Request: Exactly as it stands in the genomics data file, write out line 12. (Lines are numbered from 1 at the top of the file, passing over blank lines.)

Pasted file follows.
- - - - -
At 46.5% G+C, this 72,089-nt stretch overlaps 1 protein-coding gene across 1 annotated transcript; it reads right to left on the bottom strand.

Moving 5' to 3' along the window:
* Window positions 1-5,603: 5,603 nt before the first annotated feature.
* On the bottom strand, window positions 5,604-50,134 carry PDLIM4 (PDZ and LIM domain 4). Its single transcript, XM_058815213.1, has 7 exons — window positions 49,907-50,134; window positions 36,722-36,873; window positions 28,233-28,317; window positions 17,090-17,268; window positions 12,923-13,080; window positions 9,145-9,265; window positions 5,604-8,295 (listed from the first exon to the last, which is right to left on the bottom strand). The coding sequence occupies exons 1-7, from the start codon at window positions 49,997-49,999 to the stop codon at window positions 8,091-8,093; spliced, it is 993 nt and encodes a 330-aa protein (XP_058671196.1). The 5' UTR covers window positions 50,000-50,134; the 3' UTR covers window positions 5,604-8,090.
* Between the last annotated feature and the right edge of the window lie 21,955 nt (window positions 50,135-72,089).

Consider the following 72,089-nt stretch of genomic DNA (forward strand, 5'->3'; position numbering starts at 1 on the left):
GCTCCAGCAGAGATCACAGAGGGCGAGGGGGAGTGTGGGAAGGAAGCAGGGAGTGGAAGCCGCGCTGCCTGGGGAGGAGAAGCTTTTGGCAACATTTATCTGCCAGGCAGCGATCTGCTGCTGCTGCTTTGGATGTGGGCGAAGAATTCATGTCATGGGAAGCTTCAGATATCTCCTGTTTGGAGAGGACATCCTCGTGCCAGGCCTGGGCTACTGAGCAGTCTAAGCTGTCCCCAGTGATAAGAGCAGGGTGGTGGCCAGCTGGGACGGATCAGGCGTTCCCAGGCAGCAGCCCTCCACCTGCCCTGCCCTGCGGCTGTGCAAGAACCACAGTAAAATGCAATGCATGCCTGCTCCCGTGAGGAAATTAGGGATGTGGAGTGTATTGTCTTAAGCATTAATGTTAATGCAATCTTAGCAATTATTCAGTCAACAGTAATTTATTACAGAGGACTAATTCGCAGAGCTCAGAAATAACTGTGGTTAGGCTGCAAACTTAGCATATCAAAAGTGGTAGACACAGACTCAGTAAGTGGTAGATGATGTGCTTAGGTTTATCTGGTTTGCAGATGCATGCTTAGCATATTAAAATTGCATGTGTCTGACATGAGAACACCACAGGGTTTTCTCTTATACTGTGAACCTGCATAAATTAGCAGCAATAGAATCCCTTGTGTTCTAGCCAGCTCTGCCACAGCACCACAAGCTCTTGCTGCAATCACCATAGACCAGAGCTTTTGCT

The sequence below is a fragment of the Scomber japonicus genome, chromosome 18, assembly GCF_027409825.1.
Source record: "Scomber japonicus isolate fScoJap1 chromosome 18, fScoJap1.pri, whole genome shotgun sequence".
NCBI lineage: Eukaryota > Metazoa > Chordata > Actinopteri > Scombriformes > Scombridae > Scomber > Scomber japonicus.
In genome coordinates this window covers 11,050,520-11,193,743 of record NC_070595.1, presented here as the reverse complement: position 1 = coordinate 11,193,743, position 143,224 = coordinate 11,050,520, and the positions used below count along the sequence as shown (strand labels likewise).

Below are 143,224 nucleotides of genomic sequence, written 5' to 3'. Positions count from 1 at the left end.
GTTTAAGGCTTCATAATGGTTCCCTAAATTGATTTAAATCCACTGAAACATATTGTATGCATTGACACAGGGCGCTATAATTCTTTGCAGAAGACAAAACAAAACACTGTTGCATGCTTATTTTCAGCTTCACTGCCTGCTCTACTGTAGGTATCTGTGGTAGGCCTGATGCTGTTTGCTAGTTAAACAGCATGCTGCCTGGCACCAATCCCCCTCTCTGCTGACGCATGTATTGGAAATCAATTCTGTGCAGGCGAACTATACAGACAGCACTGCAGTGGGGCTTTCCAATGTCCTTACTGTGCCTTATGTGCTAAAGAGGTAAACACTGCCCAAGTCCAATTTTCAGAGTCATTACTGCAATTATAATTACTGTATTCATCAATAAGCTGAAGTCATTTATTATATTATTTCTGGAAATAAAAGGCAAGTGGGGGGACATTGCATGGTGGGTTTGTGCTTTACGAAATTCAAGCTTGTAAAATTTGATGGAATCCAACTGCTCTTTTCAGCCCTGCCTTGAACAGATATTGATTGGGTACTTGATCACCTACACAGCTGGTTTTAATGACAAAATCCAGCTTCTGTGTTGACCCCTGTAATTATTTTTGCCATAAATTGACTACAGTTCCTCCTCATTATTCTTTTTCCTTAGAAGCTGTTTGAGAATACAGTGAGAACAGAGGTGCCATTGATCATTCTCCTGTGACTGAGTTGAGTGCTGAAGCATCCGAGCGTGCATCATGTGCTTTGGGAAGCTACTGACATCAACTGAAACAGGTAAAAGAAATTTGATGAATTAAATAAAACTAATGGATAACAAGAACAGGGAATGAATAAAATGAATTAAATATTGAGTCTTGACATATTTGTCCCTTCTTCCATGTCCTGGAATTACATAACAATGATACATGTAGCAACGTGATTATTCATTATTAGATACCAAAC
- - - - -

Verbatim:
Below are 143,224 nucleotides of genomic sequence, written 5' to 3'. Positions count from 1 at the left end.